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Harvard had seen it before. As Massachusetts guard Trey Davis rose up for a three—his team down two and the clock winding down—the scene was eerily familiar
Memphis. Colorado. St. Mary’s.
All situations when the Crimson had fought a quality nonconference opponent down to the wire, only to see defeat stolen from the jaws of victory. Two years ago, against the same Minutemen (5-2), it was Sampson Carter draining a corner three as time expired to send Harvard home empty-handed.
On Saturday, the Crimson held on as Davis’s shot rimmed out. Senior wing Wesley Saunders’s three-point play with 38 seconds left—which had put Harvard (4-1) up three—proved to give the team an insurmountable lead as the Crimson notched its best nonconference victory of the year, 75-73, in a game in which neither squad led by more than three in the final 17 minutes.
“That was a terrific, terrific college basketball game,” Harvard coach Tommy Amaker said. “I think anyone who watched that game, played in it, coached in it, you recognize that both teams really competed hard and put on a display that was an incredible effort from both squads. I can’t say enough about our kids.”
All of the previous nonconference shortcomings had come away from Lavietes Pavilion, where the Crimson has now won 53 of its last 56 contests. However, Harvard’s first sold-out game of the year felt very much like a road contest for the Crimson, as a screaming UMass student section made its presence felt. Harvard looked rattled early on, falling behind by six as co-captain Steve Moundou-Missi was relegated to the bench by two early fouls.
Playing without its best post defender, the Crimson turned to a platoon to defend star UMass forward Cady Lalanne. Coming in averaging 15.2 points per game, the burly Lalanne made just five of 11 shots and had six turnovers, with sophomore Zena Edosomwan and senior Kenyatta Smith giving him fits defensively in the post.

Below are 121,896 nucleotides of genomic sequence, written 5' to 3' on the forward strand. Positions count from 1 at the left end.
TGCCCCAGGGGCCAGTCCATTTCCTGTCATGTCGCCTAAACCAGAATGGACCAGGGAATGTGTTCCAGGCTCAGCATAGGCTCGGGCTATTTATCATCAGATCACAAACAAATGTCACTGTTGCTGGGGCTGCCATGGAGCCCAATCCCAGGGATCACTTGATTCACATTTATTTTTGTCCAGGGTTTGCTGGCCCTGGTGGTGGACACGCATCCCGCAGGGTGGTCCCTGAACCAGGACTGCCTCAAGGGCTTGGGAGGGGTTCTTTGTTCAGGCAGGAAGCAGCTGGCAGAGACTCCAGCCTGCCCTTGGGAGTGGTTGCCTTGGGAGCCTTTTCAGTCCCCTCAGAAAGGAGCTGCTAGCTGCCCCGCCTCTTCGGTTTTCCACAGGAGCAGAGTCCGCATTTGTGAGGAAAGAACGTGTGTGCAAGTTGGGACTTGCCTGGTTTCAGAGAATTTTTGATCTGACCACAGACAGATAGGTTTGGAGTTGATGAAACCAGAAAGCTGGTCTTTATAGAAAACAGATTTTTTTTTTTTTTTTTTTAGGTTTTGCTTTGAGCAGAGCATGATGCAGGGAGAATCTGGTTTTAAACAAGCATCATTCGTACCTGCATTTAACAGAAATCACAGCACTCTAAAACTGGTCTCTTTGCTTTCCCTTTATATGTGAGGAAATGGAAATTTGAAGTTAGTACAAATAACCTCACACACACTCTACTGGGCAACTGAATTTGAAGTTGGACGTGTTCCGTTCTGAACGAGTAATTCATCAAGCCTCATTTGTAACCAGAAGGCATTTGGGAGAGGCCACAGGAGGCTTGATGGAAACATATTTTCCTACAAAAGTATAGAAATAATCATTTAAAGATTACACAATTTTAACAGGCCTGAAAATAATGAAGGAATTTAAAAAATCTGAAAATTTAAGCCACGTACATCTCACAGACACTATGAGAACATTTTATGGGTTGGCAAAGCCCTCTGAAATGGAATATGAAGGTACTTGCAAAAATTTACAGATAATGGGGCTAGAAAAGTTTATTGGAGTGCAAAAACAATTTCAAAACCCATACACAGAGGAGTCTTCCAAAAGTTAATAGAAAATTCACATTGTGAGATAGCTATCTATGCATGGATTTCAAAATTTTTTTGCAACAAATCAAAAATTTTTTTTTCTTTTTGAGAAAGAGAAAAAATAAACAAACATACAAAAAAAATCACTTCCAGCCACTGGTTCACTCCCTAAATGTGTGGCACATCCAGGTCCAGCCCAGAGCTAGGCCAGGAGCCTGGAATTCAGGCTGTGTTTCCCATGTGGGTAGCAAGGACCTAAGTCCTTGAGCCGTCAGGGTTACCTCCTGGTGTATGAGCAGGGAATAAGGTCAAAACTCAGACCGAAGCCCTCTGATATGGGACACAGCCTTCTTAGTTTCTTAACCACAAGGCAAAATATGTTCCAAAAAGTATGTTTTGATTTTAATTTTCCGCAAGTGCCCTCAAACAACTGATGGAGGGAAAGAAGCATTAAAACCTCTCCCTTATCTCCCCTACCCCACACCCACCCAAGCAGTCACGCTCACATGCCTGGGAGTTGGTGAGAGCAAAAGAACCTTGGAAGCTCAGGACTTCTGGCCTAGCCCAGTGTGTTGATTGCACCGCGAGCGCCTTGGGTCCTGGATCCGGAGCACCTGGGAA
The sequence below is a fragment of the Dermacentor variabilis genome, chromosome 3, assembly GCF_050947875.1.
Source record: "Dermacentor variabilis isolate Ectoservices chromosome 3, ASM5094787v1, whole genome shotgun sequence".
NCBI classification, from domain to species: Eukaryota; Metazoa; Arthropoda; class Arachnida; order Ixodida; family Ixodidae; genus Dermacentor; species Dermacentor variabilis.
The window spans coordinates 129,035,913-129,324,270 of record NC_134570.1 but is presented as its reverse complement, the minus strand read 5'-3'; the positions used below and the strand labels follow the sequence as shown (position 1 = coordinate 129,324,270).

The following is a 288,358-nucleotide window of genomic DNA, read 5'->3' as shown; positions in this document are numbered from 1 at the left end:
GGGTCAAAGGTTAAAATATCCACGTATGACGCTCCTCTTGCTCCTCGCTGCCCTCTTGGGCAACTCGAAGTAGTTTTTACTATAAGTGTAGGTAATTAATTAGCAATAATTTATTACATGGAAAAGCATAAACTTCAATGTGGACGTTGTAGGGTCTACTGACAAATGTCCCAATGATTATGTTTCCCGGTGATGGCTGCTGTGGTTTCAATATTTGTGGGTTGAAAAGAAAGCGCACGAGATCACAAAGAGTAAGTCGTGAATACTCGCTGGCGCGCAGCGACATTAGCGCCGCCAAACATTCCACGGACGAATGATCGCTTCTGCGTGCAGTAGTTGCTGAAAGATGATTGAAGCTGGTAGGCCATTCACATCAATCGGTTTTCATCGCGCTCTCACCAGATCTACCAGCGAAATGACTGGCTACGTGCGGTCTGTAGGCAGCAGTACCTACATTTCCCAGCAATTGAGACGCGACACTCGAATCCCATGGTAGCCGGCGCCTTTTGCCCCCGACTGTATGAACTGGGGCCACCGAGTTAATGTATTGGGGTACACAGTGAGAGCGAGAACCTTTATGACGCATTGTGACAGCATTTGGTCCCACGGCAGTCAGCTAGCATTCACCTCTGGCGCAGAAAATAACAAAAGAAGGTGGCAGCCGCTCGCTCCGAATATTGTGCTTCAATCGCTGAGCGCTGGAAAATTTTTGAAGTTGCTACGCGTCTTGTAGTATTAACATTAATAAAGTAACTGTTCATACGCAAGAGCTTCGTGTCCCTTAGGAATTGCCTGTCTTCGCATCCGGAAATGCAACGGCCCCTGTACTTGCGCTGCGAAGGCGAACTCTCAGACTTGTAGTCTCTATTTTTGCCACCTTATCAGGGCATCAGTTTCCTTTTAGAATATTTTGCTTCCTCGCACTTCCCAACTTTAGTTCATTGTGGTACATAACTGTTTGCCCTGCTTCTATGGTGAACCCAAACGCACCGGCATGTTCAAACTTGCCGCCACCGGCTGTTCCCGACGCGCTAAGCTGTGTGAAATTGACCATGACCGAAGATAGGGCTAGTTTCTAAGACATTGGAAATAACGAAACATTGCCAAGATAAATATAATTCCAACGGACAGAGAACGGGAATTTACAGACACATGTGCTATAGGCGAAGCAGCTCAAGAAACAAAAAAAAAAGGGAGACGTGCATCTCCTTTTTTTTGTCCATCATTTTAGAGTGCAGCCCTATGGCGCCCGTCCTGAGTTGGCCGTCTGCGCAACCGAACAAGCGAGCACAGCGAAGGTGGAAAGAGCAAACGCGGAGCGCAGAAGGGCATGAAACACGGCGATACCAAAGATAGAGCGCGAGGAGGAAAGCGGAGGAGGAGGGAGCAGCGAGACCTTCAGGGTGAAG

Edosomwan, Smith, and junior Evan Cummins were the stories of the game—combining for 25 points and 13 rebounds to keep Harvard within striking distance after its shooters failed to produce. On the afternoon, the Crimson made just 33 percent of its threes but 57 percent of its twos, outscoring UMass in the paint, 38-32.
“We mentioned to our team in the locker room that it was a team win,” Amaker said. “I thought that [Cummins and Edosomwan] gave us real solid minutes. I thought Zena’s play in particular was just a big shot in the arm, giving us production and scoring against that team when we were struggling to score.”
However, despite its best efforts in the post, Harvard struggled to take the lead. After closing a seven-point deficit to two with two minutes remaining in the first half, the Crimson made just one of five shots the rest of the frame. UMass capitalized, taking a six-point lead into the break on a late trey by Donte Clark.
The Minutemen exploded out of the gate in the second half, scoring seven quick points to take a game-high nine-point lead with 18 minutes to go.
Then came the Saunders onslaught. The senior, who led all scorers with 27 points on the afternoon, either scored or assisted on each bucket of a 9-0 run that drew the game even at 45. Overall, the senior had a hand in 23 of the Crimson’s 43 points after intermission.
“I think in the first half we were a bit stagnant on offense, just standing around,” Saunders said. “In the second half, we had a little bit more movement, guys making picks and rolling hard…. I think we made some good adjustments.”
Both teams kept each other at arm’s length the rest of the way. Harvard took its first lead since the opening moments on a layup from junior co-captain Siyani Chambers with 12 minutes to go, but UMass quickly retook control on a Lalanne layup. After Harvard seized a three-point lead—its biggest of the night—with 10:31 remaining, Lalanne had back-to-back buckets to put the Minutemen in front once again.
When UMass threatened to take control, bringing the building to its feet on a Zach Coleman dunk, it was Saunders with five straight points—including a pull-up three in transition—to put Harvard right back in front. The Crimson gave the lead right back two minutes later, only to pull ahead on Miller’s trey with 2:22 to go, after which Harvard never trailed again.
—Staff writer David Freed can be reached at firstname.lastname@example.org. Follow him on Twitter @CrimsonDPFreed.
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